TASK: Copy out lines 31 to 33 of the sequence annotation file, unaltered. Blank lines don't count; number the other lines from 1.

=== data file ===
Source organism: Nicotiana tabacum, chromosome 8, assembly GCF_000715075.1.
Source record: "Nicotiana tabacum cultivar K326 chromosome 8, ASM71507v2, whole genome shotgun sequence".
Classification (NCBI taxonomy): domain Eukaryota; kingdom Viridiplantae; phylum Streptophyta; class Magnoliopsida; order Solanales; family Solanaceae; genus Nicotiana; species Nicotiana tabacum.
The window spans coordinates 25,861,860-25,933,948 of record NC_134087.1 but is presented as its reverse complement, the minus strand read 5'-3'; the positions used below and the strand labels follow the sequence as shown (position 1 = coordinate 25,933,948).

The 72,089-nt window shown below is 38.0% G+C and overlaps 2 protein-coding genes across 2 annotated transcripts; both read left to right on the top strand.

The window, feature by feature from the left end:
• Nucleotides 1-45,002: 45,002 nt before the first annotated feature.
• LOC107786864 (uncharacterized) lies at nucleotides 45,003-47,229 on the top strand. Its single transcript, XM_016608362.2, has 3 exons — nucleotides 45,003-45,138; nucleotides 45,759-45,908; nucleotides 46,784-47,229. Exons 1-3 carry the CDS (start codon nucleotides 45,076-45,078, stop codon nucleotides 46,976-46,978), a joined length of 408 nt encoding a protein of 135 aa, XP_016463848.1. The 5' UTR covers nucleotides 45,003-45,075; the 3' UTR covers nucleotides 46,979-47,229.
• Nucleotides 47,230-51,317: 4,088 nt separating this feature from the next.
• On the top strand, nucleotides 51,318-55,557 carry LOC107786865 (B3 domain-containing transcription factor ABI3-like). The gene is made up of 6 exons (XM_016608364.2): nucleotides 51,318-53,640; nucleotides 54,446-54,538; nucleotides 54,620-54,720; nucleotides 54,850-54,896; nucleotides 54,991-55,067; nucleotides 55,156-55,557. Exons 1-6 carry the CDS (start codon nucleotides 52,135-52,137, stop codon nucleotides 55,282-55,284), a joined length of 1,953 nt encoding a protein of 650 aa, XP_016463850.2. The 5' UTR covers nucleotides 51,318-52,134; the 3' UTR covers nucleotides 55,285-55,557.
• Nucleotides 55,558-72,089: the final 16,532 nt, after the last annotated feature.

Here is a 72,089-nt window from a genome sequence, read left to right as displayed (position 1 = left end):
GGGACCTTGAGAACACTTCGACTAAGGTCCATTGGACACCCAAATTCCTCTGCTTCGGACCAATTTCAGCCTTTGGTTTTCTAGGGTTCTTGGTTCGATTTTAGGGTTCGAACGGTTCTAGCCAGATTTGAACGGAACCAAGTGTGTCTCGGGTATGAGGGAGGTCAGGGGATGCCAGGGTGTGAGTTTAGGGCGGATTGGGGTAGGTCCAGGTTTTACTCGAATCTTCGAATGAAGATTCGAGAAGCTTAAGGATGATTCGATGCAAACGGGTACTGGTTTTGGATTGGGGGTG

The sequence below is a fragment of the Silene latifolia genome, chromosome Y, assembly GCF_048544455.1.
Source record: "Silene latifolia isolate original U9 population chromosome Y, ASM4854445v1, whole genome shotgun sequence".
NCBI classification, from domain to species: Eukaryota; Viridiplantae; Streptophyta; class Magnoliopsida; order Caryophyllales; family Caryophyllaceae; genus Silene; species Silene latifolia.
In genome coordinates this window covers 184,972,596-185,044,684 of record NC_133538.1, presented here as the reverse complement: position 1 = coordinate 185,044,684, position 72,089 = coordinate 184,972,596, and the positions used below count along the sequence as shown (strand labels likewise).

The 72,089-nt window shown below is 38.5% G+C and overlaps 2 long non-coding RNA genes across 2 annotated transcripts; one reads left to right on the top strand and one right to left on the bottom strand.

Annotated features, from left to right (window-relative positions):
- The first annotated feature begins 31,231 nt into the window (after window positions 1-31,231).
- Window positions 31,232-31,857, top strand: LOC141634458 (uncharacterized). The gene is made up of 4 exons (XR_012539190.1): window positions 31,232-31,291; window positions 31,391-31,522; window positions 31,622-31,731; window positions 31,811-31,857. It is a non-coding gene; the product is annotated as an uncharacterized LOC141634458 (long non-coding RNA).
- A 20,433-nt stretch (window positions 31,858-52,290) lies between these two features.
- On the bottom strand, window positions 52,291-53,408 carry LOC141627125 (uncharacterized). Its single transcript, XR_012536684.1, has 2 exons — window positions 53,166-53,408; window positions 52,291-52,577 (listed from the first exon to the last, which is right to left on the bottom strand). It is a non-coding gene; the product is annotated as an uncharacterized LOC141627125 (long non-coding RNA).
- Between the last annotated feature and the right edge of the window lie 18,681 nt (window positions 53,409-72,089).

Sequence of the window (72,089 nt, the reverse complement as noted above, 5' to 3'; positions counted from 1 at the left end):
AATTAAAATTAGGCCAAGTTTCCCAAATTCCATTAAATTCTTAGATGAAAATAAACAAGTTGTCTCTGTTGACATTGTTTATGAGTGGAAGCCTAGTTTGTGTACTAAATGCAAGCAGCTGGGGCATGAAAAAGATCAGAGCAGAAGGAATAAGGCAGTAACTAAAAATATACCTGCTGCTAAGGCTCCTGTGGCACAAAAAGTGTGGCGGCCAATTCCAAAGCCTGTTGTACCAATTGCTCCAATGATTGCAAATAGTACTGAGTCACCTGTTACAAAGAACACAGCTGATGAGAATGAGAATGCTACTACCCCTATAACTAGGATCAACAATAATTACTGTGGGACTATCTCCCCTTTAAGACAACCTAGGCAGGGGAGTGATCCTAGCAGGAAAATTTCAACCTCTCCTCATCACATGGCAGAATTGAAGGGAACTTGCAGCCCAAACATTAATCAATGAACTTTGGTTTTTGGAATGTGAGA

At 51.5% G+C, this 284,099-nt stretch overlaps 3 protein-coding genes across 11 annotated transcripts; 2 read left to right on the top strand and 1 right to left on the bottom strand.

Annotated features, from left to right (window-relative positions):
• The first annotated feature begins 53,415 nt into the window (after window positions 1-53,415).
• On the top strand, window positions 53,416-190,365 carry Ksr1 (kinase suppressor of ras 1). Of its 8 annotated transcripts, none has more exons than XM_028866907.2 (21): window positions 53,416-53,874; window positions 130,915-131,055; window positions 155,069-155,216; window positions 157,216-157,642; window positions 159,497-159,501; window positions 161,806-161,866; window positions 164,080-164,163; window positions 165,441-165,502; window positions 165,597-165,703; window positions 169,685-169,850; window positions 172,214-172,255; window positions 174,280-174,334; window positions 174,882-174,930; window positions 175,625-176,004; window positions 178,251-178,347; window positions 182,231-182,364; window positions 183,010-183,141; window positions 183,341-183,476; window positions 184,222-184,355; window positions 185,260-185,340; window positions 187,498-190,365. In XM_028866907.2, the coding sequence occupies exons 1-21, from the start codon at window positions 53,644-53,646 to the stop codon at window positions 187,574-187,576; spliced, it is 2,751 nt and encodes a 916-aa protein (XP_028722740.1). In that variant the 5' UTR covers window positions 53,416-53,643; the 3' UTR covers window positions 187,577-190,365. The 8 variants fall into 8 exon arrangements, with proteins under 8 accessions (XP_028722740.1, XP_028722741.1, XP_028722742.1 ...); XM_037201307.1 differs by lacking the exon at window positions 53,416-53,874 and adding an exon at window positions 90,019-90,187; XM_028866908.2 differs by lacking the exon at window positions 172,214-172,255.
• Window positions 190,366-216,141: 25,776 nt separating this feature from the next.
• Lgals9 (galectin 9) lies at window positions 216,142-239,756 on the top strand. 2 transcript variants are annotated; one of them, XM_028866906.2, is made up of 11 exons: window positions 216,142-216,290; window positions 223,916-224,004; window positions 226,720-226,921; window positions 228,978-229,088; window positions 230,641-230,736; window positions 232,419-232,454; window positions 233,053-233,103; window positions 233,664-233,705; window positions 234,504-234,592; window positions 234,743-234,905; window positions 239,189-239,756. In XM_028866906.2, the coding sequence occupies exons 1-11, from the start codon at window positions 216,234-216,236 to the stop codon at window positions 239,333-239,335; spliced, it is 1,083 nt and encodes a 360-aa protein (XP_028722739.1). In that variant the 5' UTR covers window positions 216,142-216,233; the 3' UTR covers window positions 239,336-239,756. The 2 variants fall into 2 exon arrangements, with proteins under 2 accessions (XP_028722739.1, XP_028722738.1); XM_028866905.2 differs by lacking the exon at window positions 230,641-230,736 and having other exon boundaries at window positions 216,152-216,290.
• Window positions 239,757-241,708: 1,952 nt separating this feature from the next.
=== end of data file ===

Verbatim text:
• Window positions 190,366-216,141: 25,776 nt separating this feature from the next.
• Lgals9 (galectin 9) lies at window positions 216,142-239,756 on the top strand. 2 transcript variants are annotated; one of them, XM_028866906.2, is made up of 11 exons: window positions 216,142-216,290; window positions 223,916-224,004; window positions 226,720-226,921; window positions 228,978-229,088; window positions 230,641-230,736; window positions 232,419-232,454; window positions 233,053-233,103; window positions 233,664-233,705; window positions 234,504-234,592; window positions 234,743-234,905; window positions 239,189-239,756. In XM_028866906.2, the coding sequence occupies exons 1-11, from the start codon at window positions 216,234-216,236 to the stop codon at window positions 239,333-239,335; spliced, it is 1,083 nt and encodes a 360-aa protein (XP_028722739.1). In that variant the 5' UTR covers window positions 216,142-216,233; the 3' UTR covers window positions 239,336-239,756. The 2 variants fall into 2 exon arrangements, with proteins under 2 accessions (XP_028722739.1, XP_028722738.1); XM_028866905.2 differs by lacking the exon at window positions 230,641-230,736 and having other exon boundaries at window positions 216,152-216,290.
• Window positions 239,757-241,708: 1,952 nt separating this feature from the next.